The Rebel flag makes us uncomfortable because it symbolizes a time in history when half the country took the worst aspects of American society and tried to form a new nation dedicated to those aspects. But it’s too easy to blame only the South here; after all, throughout the nineteenth and much of the twentieth centuries, racism and white supremacy were American values, not merely southern ones. Even though the Union won the Civil War, the Federal government wasn’t exactly committed to full-on, post-war racial equality, and the northern states didn’t exactly become havens of racial tolerance in the decades following the Confederacy’s demise.

Thus, the Rebel flag is controversial because it reminds Americans of a racist set of values that were once widely held; the South was just more honest about holding them. Nevertheless, the fact of widespread American historical racism is no excuse to blindly claim that the Confederate flag has nothing to do with racism and slavery. History is clear about the flag’s unfortunate connotations, and it’s a history that you can’t separate from the stars and bars. There’s plenty of other symbols of southern pride that ALL southerners — and all Americans — can get behind (like sweet tea; damn that stuff’s good), so let’s leave the Confederate flag where it belongs: to history.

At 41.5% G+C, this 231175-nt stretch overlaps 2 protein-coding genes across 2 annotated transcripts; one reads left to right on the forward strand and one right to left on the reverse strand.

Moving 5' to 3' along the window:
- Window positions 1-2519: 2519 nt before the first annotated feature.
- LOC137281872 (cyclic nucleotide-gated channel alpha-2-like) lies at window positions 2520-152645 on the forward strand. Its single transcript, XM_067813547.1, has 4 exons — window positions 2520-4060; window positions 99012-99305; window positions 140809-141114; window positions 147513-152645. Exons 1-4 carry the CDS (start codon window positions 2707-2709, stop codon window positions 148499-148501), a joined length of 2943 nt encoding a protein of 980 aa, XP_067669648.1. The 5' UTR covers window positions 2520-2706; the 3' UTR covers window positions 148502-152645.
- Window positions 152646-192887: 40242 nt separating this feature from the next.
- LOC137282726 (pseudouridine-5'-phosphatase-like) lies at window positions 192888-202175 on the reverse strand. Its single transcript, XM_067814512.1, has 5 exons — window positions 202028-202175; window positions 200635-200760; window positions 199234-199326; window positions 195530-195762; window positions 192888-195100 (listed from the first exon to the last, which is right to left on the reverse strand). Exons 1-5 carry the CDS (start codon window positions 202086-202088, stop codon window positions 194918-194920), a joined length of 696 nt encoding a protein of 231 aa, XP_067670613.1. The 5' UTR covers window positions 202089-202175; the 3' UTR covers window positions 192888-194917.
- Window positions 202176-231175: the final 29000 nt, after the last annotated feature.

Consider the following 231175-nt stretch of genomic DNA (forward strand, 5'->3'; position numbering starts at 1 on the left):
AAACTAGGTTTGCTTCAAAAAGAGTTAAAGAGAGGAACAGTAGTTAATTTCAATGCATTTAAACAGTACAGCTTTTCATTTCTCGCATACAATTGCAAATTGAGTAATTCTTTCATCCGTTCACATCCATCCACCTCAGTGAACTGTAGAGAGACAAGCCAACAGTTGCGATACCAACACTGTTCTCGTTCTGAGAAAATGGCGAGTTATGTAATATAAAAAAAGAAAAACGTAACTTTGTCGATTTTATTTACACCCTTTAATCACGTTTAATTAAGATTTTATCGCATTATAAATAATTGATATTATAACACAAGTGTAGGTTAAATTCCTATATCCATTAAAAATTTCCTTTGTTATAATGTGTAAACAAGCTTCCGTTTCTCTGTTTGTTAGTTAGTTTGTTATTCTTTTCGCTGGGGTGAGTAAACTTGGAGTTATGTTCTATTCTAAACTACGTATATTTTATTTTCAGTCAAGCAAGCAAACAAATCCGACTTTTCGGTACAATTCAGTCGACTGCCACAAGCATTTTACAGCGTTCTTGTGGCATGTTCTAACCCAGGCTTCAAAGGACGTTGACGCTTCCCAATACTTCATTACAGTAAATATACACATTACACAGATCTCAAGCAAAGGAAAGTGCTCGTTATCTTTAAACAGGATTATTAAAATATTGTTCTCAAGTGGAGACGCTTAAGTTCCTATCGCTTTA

* See John Coski, The Confederate Battle Flag: America’s Most Embattled Emblem (Cambridge: Harvard University Press, 2005), 293.

American Nation-Building and the Endless Fight in Iraq

Insurgents ride triumphantly as Iraq descends into more ethnic-fueled chaos.

Insurgents ride triumphantly as Iraq descends into more ethnic-fueled chaos. It’s all Obama’s fault, of course.